This is a guest post from Ashok Kumar, vice president of IT at Verizon. Ashok is responsible for Verizon wireine consumer and mass business’ digital platforms. Ashok's team develops solutions which are the first point of interaction with Verizon customers.
We recently released the latest update to our new FiOS Quantum Gateway router, along with updates to the MyFiOS app.
As a leader in IT, I typically serve as beta tester for the products and applications the team develops. I have been exploring our latest updates, toggling controls and experimenting with scenarios.
The moment I updated the MyFiOS app, the first thing that wowed me was that I have 24 connected devices in my home.
I could have guessed that my house had more devices than I would like to know about, but it hits you when you see it.
So I began looking at all of the devices connected in my home.
There is my son Rahul’s iPhone, my wife Neelam’s iPhone, the Apple TV, the LG Blu Ray player, and so on. Then I came across two strange-looking device names that I didn’t recognize. What were they?
I checked every computer, every phone, every iPad, basically anything with a screen and an IP address.
I still couldn’t account for the two mysterious computers on my network. As an IT professional, I was concerned that an intruder was lurking on our Wi-Fi.
So I began disconnecting the devices one-by-one through the app, waiting for something to stop working or one of my kids to raise an issue.
At this point, I was convinced that my home was hacked and that it was time to take action. I sent the media access control address -- the unique identifier assigned to network interfaces and that is visible in the app -- to my team to find what these mystery devices were.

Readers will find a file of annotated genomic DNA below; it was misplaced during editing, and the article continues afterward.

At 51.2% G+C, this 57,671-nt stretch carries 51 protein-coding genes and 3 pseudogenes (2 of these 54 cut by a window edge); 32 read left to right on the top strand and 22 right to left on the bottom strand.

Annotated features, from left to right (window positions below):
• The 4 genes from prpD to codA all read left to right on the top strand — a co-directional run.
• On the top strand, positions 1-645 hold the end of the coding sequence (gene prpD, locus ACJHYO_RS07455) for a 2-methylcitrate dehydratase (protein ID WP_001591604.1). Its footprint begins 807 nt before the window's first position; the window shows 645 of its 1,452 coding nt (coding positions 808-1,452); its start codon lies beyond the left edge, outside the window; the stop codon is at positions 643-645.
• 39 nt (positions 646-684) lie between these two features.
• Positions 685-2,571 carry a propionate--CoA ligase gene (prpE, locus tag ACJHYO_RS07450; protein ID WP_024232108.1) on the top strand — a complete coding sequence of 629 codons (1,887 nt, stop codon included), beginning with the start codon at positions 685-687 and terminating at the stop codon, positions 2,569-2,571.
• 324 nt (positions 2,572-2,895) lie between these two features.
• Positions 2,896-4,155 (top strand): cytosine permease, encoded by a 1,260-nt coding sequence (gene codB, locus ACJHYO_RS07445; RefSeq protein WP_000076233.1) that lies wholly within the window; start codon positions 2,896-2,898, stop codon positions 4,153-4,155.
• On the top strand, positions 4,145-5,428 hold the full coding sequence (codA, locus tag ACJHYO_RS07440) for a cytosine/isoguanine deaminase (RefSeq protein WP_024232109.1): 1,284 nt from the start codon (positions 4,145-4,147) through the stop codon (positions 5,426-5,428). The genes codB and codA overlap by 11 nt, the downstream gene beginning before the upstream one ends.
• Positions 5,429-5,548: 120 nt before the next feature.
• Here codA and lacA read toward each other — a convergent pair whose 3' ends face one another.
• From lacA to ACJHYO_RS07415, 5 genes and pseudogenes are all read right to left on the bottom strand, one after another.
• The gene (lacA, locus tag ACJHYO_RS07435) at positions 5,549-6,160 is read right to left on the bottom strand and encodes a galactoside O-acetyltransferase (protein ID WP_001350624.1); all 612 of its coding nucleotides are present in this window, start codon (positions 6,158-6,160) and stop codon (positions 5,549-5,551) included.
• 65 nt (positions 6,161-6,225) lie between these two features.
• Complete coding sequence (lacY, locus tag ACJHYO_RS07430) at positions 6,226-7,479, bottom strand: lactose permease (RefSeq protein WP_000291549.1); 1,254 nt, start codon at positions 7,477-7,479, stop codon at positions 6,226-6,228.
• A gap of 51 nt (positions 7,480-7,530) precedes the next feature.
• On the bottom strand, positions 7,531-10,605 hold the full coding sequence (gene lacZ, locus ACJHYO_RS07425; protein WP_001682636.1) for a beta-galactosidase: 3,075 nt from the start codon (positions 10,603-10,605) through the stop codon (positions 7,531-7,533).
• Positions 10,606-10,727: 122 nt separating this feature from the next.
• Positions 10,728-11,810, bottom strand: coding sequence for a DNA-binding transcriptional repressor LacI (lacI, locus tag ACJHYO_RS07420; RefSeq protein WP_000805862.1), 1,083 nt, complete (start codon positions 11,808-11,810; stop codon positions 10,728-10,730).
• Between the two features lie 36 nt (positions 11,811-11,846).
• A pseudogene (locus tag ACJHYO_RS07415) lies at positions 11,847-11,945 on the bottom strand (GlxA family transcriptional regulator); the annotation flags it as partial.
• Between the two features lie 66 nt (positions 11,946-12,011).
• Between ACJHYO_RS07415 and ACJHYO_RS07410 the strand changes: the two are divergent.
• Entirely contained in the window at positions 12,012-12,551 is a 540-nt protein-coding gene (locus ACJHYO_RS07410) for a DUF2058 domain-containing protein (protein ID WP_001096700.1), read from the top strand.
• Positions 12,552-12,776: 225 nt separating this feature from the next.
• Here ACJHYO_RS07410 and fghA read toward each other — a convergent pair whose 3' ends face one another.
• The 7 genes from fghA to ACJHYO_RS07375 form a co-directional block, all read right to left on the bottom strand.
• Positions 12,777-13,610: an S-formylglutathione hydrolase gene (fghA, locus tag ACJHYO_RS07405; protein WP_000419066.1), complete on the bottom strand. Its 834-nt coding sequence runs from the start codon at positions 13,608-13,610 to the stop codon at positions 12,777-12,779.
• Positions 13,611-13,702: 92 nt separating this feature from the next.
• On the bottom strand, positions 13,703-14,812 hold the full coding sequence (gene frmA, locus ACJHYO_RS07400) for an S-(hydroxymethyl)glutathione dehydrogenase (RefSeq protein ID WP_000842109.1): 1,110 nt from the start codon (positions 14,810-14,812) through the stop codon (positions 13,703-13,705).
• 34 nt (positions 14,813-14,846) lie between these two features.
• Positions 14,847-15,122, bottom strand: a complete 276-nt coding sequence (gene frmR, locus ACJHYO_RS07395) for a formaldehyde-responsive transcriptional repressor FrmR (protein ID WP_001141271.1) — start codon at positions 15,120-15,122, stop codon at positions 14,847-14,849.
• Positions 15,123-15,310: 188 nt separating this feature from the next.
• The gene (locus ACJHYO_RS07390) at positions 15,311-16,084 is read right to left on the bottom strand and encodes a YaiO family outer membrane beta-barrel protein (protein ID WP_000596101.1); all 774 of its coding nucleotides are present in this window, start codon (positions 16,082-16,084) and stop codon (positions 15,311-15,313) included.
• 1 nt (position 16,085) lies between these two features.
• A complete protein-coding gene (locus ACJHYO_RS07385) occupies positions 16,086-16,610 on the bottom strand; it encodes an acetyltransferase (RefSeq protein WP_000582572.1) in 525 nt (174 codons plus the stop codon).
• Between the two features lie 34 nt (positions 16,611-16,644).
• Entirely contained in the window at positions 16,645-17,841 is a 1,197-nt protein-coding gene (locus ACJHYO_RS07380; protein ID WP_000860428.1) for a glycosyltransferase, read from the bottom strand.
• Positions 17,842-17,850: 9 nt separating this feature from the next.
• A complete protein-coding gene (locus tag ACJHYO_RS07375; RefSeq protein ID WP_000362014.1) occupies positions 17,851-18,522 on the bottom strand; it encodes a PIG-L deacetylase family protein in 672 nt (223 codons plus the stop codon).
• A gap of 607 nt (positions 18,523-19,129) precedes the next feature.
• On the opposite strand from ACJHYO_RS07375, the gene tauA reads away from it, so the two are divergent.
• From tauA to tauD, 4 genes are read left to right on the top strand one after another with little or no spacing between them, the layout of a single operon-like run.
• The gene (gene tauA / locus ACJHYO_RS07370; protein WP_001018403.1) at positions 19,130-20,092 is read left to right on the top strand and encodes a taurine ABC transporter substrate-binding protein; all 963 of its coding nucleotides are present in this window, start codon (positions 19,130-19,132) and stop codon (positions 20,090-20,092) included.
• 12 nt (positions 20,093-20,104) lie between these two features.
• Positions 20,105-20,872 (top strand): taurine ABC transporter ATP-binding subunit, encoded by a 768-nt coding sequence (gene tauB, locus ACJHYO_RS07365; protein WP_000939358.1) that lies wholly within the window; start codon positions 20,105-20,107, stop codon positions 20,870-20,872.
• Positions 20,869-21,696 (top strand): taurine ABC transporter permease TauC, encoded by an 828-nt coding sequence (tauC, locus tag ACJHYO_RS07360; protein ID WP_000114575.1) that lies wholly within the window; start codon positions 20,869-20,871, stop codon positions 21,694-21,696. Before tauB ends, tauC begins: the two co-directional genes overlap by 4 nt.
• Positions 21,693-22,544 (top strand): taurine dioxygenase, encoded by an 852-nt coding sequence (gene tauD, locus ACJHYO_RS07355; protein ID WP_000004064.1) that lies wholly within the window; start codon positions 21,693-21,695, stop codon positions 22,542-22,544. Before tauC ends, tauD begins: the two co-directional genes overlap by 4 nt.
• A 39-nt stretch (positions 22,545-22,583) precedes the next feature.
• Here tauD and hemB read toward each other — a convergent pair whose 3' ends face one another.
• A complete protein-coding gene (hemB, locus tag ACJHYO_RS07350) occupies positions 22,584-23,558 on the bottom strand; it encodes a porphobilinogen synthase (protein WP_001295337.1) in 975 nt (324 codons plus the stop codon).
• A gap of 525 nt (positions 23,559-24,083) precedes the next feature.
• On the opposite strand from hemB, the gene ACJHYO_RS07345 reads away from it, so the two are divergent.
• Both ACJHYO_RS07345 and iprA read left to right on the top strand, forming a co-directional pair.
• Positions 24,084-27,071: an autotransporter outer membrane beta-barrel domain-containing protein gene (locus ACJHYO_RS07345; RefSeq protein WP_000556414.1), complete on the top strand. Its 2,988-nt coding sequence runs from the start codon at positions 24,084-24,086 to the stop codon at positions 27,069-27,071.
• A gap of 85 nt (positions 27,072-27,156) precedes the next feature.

My team identified the devices as the Nest thermostat. How could I have forgotten that? Those cute little things that are quietly learning to control our temperature settings are connected devices after all, and how seamlessly they have worked so far. Maybe too seamlessly.
I’ve changed the name for the Nest in the app.
With the rapid development of the Internet of Things, my experience is likely to become increasingly common. We are on our way to housing devices that quietly exist, with no sign of connectivity. These devices, which seamlessly function without you even realizing it, are powerful connected computers tucked in corners and mounted on our walls.
How does the new FiOS Gateway router and MyFiOS app update fit in here? Through the app, I find it incredibly convenient to be able to control and monitor the devices on my home network from anywhere. It’s a tremendous advantage as parent with a kid who is becoming more tech-savvy than I am.
The week we released the update, Rahul told me during breakfast, “Do you know that from next week on my whole class is going to despise you for what you have done for parental controls.”
I smiled and left for the office, feeling in complete control of my home network.
Later that day, I got a call from Rahul. “I am in a meeting,” I auto replied. He proceeded to bombard me with text message after text message to switch his game room TV on. So I did, from my office.
Sitting there I jokingly pondered, “I have total control. What control?”